The Letters of Hannah More: A Digital Edition brings together for the first time the fascinating letters written by the celebrated playwright, poet, philanthropist, moralist, and educationalist Hannah More (1745-1833).
More was one of the most important voices of the late-eighteenth and early-nineteenth centuries. At the heart of a complex and extensive network of politicians, bishops, writers, and evangelical Christians, which included figures such as William Wilberforce, Samuel Johnson, and Elizabeth Montagu, More sought to redefine and reshape the social and moral values of the age.
Though More’s fame and influence were considerable throughout her fifty-year literary career, she has remained a peripheral figure in later assessments of the literary culture of the period. In part this is because some of her views are unappealing to modern tastes (she argued strongly against women becoming more involved in political life, for instance, and she was fiercely opposed to Catholic emancipation), but it is also because she has acquired a reputation for dour, dreary earnest religiosity. That her evangelical Christian beliefs were central to More’s life and works is undeniable, but she was also playful and light-hearted, and she especially delighted in the company of children. More’s cheerless reputation developed after the publication in 1834 – just a year after her death – of William Roberts’s four-volume edition, Memoirs of the Life and Correspondence of Mrs. Hannah More, in which More’s cheerful and teasing voice was deliberately and ‘primly’ edited out. So badly did Roberts misrepresent More that her goddaughter Marianne Thornton begged correspondents not to “judge of Hannah More by anything […] that Roberts tells you she said or did.”
To her friends and family, the publication of More’s letters was inevitable. In 1813, William Weller Pepys urged her to compose her letters so that “the subjects, though familiar, should be always interesting.” He acknowledged that writing for publication ran the risk of producing mannered and contrived letters “yet I would not have you totally lose sight of the possibility of such a thing taking place” (Roberts, III, 380). Prior to her death in 1819, Patty More undertook the initial editorial groundwork by collecting together relevant letters and papers (without her sister’s knowledge). The task was continued by Mary and Margaret Roberts, to whom Patty had entrusted the papers and whom More later appointed her literary executors, who worked on arranging, copying, and dating the letters, “the most troublesome part of a posthumous concern,” More observed from a distance (Huntington Library, HM 30620). The Roberts sisters also approached their brother, William, a lawyer and journalist, about taking on the role of More’s official biographer and editor. The resulting four-volume Memoirs of the Life and Correspondence of Mrs. Hannah More was published in 1834.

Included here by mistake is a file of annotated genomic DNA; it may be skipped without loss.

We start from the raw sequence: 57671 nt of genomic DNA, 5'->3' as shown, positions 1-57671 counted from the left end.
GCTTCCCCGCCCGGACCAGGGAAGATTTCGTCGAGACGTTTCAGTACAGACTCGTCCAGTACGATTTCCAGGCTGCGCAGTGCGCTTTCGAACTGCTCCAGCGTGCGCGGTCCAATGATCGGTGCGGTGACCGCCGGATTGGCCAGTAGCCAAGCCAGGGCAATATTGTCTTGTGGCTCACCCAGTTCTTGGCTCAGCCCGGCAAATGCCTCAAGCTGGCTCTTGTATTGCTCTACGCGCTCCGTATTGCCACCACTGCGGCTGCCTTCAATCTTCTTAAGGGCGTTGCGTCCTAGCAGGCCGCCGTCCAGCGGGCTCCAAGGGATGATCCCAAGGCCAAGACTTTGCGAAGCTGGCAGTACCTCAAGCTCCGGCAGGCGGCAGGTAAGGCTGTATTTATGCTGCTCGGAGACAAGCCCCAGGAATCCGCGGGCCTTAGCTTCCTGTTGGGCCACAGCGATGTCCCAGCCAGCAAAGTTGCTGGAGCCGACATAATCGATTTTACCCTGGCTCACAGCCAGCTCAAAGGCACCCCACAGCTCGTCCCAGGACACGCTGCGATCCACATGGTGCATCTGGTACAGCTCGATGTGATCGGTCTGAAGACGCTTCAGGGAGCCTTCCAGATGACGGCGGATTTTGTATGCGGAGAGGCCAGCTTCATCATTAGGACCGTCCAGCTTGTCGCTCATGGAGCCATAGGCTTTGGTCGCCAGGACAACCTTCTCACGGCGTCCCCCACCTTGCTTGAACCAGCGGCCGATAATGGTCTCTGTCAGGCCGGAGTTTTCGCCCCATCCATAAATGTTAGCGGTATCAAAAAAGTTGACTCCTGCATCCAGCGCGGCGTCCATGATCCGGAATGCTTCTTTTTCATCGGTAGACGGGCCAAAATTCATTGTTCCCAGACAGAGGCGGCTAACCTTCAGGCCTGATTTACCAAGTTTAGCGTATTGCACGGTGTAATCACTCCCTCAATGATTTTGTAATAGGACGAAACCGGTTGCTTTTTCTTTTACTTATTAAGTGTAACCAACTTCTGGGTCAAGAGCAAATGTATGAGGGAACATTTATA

More had some experience of the administration of a literary estate. In early 1781, she assisted Eva Maria Garrick, the widow of David Garrick, More’s theatrical mentor of the late 1770s, to arrange and dispose of his letters. Among them she discovered her own letters but, observant of protocols for such matters, considered it “a breach of trust to take them till they are all finally disposed of” (Roberts, I, 193). Garrick’s carefully ordered papers, however, contrasts with the disorderliness of More’s own extensive archive which fell increasingly into disarray as her mental faculties diminished in old age: Mary Roberts worried how More, who was “no longer capable of exercising the same care & caution as formerly,” suffered private letters to “lie scattered on her Table” (British Library, Eg. 1965, f. 100).
The size and content of More’s archive inevitably fluctuated over the years. The majority of the letters that she wrote, of course, ended up in the collections of their recipients. Some groups of letters, however, found their way back into More’s archive, such as her letters to Horace Walpole and her early letters to William Weller Pepys, although what survives today cannot reflect the extent of the original accumulations. Nor were all of More’s letters considered worthy of long term retention. William Roberts observed that when More was afflicted by a pleuralic fever, “The letters which were received by her sisters . . . amounted to some hundreds. They were destroyed; but had they been preserved, their unvarying topic would have excluded the variety to which letters owe their interest” (Roberts, III, 244). More herself, concerned for her posthumous reputation, was not averse to destroying letters: she burnt nearly two hundred letters sent to her by Clapham Sect friend, Henry Thornton, and requested that Marianne Thornton destroy a series of her own letters after her death (Huntington Library, MY 669 and MY 716). Consequently, the letters that survive in manuscript and print must represent only a fraction of More’s epistolary output.